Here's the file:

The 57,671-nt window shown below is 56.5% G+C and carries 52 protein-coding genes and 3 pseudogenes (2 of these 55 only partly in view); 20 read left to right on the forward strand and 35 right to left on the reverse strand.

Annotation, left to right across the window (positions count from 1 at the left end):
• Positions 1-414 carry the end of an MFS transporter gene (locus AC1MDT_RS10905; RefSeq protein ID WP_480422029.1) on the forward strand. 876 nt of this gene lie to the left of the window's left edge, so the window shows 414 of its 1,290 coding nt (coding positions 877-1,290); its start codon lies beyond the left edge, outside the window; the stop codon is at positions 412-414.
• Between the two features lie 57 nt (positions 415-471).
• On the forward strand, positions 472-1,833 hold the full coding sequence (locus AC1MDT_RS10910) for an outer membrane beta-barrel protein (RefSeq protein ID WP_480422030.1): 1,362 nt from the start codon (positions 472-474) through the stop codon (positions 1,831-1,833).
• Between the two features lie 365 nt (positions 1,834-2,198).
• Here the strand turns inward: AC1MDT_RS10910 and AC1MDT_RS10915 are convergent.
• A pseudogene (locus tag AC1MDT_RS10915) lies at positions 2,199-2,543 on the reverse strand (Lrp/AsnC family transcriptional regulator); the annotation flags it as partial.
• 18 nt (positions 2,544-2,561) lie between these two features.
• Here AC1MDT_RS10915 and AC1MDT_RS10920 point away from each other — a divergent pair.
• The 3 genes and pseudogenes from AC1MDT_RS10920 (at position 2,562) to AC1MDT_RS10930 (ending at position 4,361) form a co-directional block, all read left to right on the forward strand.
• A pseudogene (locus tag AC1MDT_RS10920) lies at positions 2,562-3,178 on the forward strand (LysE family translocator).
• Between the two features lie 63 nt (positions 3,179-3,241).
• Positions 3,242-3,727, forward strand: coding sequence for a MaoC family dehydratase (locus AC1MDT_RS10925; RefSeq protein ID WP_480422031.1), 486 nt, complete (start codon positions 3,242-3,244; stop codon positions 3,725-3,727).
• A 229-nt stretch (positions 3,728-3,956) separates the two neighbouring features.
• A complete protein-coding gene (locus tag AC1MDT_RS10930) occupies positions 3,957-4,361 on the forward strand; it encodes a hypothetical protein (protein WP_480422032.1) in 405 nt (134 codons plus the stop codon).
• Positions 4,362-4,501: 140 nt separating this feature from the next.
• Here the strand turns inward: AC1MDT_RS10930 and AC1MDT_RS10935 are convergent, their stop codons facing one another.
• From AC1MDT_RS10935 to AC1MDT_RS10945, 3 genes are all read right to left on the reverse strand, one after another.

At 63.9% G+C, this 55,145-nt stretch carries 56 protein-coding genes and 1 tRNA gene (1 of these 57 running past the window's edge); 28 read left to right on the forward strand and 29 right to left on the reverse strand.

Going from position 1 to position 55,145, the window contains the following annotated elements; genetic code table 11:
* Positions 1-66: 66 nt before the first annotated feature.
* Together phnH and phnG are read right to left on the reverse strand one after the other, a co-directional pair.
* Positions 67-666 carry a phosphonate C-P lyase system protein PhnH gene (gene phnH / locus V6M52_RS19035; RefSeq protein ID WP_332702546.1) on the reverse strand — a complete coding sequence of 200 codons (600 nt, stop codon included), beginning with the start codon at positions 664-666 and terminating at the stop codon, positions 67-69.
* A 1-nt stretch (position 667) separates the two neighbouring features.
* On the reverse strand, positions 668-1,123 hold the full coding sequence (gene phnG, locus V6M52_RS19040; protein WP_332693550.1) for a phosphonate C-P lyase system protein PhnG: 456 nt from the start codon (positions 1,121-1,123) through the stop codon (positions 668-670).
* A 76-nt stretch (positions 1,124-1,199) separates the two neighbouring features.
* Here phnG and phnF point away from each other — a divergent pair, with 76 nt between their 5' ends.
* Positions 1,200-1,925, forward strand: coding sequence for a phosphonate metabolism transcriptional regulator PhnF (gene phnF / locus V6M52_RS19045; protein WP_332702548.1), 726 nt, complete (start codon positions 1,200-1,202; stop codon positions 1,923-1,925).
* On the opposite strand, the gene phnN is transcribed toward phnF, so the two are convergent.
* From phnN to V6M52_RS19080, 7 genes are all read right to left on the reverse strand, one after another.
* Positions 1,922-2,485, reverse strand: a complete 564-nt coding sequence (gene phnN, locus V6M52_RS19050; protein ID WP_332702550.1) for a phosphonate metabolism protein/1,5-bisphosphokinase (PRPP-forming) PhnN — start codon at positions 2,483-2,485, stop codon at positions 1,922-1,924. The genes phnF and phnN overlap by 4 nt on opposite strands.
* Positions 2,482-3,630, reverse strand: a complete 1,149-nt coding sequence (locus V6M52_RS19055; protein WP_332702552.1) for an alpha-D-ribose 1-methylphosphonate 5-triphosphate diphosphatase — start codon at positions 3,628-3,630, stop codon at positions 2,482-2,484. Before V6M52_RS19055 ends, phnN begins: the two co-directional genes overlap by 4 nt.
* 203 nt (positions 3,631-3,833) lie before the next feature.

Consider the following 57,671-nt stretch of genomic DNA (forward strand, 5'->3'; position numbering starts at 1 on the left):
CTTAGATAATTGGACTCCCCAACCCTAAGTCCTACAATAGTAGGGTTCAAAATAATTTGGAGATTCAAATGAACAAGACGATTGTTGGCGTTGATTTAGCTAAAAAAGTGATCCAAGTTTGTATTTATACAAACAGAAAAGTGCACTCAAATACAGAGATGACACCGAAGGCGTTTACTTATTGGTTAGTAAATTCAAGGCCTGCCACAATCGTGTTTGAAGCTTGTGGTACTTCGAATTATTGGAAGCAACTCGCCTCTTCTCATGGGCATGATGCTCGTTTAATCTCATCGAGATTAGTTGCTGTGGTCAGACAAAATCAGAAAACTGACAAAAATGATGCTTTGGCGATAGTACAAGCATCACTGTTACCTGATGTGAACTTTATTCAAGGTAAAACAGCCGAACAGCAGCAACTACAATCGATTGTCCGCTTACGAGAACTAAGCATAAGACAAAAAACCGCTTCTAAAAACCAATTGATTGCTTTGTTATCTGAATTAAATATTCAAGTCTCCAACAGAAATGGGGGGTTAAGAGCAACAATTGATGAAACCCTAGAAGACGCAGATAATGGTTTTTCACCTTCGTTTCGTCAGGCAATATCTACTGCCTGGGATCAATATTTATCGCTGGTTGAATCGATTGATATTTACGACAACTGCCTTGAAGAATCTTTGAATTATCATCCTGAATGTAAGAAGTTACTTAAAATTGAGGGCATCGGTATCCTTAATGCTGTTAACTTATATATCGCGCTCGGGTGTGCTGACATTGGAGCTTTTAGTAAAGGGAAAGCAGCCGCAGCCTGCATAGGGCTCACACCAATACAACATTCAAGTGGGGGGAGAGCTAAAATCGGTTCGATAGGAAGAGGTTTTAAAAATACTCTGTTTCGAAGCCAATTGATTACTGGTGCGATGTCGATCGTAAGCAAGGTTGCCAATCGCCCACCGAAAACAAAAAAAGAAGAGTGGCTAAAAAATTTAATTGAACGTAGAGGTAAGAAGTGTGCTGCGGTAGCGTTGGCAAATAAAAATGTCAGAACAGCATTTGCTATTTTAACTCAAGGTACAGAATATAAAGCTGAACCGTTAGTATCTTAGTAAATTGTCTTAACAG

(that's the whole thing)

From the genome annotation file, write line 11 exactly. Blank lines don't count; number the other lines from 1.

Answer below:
• The 3 genes and pseudogenes from AC1MDT_RS10920 (at position 2,562) to AC1MDT_RS10930 (ending at position 4,361) form a co-directional block, all read left to right on the forward strand.